Re: Defenders of "under god" are ... mislead or misleading (pick
kenbrody at spamcop.net
Tue Sep 27 13:19:03 EDT 2005
Miss Betsy wrote:
> "D.F. Manno" <dfm2a3l0t2 at spymac.com> wrote in message
> > > Although I don't see much harm in the 10
> > > commandments if they were already present
> > You don't see much harm because you are a christian. You either
> > can't or won't put yourself in the shoes of the non-christian who
> > is forced to support government expressions of christian belief.
> The 10 commandments are also Jewish and Muslim.
Perhaps the term "Judeo-Christian" would be better for you?
However, there are plenty of strictly Christian items that people
are trying to force others to act upon.
> And they are not so different from other 'guidelines' for good living.
But, they are purely religious in nature.
> They are part of our history.
So is slavery, prohibition of interracial marriage, children as
chattle, and white-male-only suffrage.
> > > I would not support anyone who wanted to post them now.
> > That's mighty big of you. You won't support any further
> > violations of the Constitution, but you're OK with already
> > existing ones.
> That's because there is a difference in /why/ they are there. As
> history, I think it is nitpicking (and dangerous to future battles)
> to insist on their removal.
They are there because some Christians (most likely, anyway) put them
there for their own religious beliefs.
Perhaps slave owners should have been able to keep "existing slaves"
when slavery was abolished? Perhaps existing "whites only" schools
should have been allowed to remain after desegregation? Perhaps only
women born after 1920 should be allowed to vote?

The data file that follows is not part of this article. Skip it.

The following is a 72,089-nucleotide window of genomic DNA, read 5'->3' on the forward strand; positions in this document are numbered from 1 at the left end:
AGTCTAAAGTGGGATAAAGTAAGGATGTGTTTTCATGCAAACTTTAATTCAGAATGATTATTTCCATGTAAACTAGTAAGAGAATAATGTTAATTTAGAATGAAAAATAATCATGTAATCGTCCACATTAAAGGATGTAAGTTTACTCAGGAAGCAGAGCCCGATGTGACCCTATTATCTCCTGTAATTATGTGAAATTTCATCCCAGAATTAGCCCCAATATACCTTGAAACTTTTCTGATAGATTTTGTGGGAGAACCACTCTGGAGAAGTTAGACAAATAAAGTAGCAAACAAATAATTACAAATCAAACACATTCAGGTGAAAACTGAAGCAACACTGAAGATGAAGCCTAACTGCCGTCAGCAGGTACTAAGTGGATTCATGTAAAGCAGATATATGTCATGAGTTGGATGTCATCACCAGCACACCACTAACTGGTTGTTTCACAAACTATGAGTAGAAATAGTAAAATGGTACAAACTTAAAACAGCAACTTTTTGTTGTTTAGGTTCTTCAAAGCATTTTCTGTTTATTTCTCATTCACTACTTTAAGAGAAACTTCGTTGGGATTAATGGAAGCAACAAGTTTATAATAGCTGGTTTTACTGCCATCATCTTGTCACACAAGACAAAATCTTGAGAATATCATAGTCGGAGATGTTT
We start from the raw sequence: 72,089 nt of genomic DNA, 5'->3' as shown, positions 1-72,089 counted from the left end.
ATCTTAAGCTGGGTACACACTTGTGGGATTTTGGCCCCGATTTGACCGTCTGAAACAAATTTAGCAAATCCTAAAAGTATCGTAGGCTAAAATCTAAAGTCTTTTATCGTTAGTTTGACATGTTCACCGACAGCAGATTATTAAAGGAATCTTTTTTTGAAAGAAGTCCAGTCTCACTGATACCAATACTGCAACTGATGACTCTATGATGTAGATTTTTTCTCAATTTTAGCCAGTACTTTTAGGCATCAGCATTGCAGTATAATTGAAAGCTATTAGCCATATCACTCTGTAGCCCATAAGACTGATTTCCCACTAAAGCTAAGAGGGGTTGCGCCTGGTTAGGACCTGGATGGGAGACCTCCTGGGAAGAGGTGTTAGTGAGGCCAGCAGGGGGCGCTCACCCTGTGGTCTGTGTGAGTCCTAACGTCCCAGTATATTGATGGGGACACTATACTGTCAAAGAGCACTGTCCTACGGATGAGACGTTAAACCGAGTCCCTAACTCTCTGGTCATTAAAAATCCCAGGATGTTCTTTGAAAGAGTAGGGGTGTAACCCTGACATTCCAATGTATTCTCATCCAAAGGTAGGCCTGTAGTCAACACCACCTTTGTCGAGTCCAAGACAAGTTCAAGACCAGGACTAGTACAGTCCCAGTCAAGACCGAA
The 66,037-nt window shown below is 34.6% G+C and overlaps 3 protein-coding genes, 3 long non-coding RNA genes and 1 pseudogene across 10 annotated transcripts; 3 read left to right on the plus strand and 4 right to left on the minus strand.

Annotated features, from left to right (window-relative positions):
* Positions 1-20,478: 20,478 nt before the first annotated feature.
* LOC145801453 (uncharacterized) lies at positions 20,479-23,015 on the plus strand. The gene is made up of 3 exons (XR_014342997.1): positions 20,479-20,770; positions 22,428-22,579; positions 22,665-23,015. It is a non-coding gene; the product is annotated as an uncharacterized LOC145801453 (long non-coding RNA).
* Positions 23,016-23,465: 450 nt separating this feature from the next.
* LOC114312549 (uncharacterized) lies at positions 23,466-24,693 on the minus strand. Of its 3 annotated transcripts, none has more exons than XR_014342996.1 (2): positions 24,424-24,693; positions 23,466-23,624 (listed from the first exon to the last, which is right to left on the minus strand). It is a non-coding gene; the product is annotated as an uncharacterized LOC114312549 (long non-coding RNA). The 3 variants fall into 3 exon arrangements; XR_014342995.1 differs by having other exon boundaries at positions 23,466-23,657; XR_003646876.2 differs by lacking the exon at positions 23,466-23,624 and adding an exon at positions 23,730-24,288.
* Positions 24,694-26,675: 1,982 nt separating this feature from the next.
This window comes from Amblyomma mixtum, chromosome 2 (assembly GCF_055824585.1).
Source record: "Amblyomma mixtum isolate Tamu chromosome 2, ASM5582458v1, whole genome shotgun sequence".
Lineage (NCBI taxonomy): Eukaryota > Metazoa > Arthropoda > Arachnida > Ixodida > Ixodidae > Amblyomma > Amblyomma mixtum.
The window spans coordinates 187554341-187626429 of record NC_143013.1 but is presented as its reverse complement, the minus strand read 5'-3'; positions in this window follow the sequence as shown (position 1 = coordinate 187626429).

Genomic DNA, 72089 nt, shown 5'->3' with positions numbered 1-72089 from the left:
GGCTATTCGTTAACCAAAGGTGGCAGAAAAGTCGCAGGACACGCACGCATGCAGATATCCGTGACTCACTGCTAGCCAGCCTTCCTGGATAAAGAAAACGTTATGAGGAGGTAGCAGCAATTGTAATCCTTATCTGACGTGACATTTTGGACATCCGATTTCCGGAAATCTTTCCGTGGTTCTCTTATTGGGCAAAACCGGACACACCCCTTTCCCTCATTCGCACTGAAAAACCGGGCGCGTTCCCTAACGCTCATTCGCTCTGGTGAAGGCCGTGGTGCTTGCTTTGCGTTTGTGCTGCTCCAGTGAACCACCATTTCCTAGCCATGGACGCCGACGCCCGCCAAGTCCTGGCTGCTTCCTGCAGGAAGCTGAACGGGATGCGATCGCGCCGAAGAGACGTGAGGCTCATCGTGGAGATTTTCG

> > The christianization of U.S. government _is_ a present threat to
> > the Constitution. The pledge is a wedge issue, and the "under god"
> > backers admit it. If they win on this one--or if they are not
> > challenged on it, which is the same thing--they move on to the
> > next issue. And winning on one issue bolsters their case for the
> > next one, the argument being "if 'under god' is OK, then what's
> > wrong with the 10 commandments in courthouses?"
> And that's exactly my point. I don't think the majority
> particularly care about phrases like 'under God' or '10
> commandments' because they do tend to be inclusive to all (even
> with a stretch to those who have gods or other guidelines).
The are in no way "inclusive of all". They are inclusive of those
who believe in the Judeo-Christian-Muslim G-d, and exclusive of
> Most may grumble about the court ordering the removal of the 10
> commandments, but they can see the logic and practical
> applications. I read about a town who was very Christian, and
> planned to post the 10 commandments in a park, but changed their
> mind when one of the type you are afraid of wanted to post their
> own diatribe against the godless.
I read a news story about a mostly-Christian town which used to
used public funds and public school buses to shuttle school kids
to church _during_the_school_day_ for Bible study. (Execpt, of
course, the few non-Christian kids who were left behind during
Do you think this is a valid use of public funds and time? I note
that they did not make the buses available to take the non-Christian
children to their places of worship.
> > > There has to be a balance between majority rights and minority
> > > rights. The basic premise of democracy is that the majority
> > > should prevail.
> > No, there doesn't, and no, it isn't. The whole concept of
> > "rights" is that they are not subject to majority approval.
> > If every man, woman and child in this country but one believed